Evidence Sufficient to Sustain CP Convictions

US v. Miltier: Investigators downloaded child pornography from an IP address they traced back to Miltier. They later executed a search warrant at his home, seizing a laptop and thumb drive that both contained images of child pornography. The laptop's only logged in email address was Miltier and he admitted that he used it. Several searches on the computer related to his work, his car, and home repairs he was making. He was charged with seven counts of receipt of child pornography and one count of possession. He was convicted on all counts and sentenced to concurrent terms of 120 months in prison and a lifetime term of supervised release.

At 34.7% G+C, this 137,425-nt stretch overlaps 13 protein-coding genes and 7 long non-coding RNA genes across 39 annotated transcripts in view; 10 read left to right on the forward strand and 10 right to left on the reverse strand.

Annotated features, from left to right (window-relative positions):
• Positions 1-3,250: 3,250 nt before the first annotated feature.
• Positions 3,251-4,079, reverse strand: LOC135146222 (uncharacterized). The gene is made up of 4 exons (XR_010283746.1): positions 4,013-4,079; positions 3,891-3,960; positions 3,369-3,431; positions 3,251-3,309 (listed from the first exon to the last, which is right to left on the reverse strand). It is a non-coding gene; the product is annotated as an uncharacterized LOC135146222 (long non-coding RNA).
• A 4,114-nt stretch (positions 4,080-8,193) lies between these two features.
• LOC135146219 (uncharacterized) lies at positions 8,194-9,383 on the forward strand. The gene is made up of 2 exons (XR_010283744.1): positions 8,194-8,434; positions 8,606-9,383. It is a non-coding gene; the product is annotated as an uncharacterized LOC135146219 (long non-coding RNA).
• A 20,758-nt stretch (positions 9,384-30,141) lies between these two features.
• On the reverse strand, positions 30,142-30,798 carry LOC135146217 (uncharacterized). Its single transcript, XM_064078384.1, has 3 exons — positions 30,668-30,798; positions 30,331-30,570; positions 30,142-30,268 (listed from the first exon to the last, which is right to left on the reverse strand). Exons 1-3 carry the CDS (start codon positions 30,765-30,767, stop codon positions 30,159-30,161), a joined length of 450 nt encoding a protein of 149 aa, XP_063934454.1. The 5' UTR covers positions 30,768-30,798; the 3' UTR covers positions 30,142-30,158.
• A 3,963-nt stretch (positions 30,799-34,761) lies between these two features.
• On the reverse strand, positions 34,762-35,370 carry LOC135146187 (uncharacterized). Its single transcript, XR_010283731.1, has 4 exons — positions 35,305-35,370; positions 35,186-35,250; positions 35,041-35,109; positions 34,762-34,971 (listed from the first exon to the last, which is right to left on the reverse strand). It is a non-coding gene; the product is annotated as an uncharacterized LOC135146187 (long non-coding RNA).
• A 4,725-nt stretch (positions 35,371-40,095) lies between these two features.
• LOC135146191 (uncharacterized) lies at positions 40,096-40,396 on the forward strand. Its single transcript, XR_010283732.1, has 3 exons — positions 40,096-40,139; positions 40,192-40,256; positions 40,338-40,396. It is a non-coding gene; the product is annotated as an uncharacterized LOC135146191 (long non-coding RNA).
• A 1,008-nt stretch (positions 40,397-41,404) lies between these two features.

The Fourth Circuit affirmed Miltier's convictions and sentence. First, he argued that the evidence on all counts was insufficient to show that he knowingly received or possessed the images in question. The court disagreed, noting that the "ten files that form the basis for these charges were found on the [laptop], and significant evidence links the computer to Miltier." He admitted knowing that the laptop included a peer-to-peer file sharing software, which showed evidence of searches relating to terms associated with child pornography. Second, Miltier argued that there was insufficient evidence on two counts to show that the files involved were downloaded from the internet and "thus the government failed to demonstrate the required interstate nexus element." The court rejected that argument, noting that there was evidence that those files had been downloaded by the peer-to-peer program. Third, the court rejected Miltier's argument that the Government was required to prove that the child pornography files themselves, rather than the laptop, had travelled in interstate commerce, concluding that "we find no indication in the statute that Congress intended to limit" the statute in such a way. Finally, the court rejected his argument that instructing the jury in that manner was a constructive amendment of the indictment.